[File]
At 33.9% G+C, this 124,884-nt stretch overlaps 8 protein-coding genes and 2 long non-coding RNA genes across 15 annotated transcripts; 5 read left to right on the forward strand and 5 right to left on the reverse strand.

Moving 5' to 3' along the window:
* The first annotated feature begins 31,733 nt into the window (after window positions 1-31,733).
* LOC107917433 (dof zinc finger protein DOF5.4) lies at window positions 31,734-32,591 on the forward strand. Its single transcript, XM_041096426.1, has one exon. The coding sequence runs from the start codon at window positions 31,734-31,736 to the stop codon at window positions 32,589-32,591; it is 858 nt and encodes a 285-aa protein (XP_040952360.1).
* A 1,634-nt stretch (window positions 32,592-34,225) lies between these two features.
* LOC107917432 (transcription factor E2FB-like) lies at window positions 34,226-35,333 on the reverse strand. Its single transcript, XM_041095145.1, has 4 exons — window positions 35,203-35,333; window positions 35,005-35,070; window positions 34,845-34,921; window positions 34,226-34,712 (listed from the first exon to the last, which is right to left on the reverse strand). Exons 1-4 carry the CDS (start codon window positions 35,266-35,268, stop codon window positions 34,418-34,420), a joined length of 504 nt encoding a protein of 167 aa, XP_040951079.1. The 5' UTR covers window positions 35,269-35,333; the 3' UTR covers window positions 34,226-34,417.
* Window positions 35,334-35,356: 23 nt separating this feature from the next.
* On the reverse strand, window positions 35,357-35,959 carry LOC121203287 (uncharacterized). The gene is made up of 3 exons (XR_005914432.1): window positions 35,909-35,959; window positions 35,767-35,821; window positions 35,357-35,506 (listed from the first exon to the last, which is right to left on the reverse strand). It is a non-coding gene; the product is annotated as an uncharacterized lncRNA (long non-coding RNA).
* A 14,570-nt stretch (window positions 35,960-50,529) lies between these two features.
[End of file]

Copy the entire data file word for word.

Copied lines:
At 33.9% G+C, this 124,884-nt stretch overlaps 8 protein-coding genes and 2 long non-coding RNA genes across 15 annotated transcripts; 5 read left to right on the forward strand and 5 right to left on the reverse strand.

Moving 5' to 3' along the window:
* The first annotated feature begins 31,733 nt into the window (after window positions 1-31,733).
* LOC107917433 (dof zinc finger protein DOF5.4) lies at window positions 31,734-32,591 on the forward strand. Its single transcript, XM_041096426.1, has one exon. The coding sequence runs from the start codon at window positions 31,734-31,736 to the stop codon at window positions 32,589-32,591; it is 858 nt and encodes a 285-aa protein (XP_040952360.1).
* A 1,634-nt stretch (window positions 32,592-34,225) lies between these two features.
* LOC107917432 (transcription factor E2FB-like) lies at window positions 34,226-35,333 on the reverse strand. Its single transcript, XM_041095145.1, has 4 exons — window positions 35,203-35,333; window positions 35,005-35,070; window positions 34,845-34,921; window positions 34,226-34,712 (listed from the first exon to the last, which is right to left on the reverse strand). Exons 1-4 carry the CDS (start codon window positions 35,266-35,268, stop codon window positions 34,418-34,420), a joined length of 504 nt encoding a protein of 167 aa, XP_040951079.1. The 5' UTR covers window positions 35,269-35,333; the 3' UTR covers window positions 34,226-34,417.
* Window positions 35,334-35,356: 23 nt separating this feature from the next.
* On the reverse strand, window positions 35,357-35,959 carry LOC121203287 (uncharacterized). The gene is made up of 3 exons (XR_005914432.1): window positions 35,909-35,959; window positions 35,767-35,821; window positions 35,357-35,506 (listed from the first exon to the last, which is right to left on the reverse strand). It is a non-coding gene; the product is annotated as an uncharacterized lncRNA (long non-coding RNA).
* A 14,570-nt stretch (window positions 35,960-50,529) lies between these two features.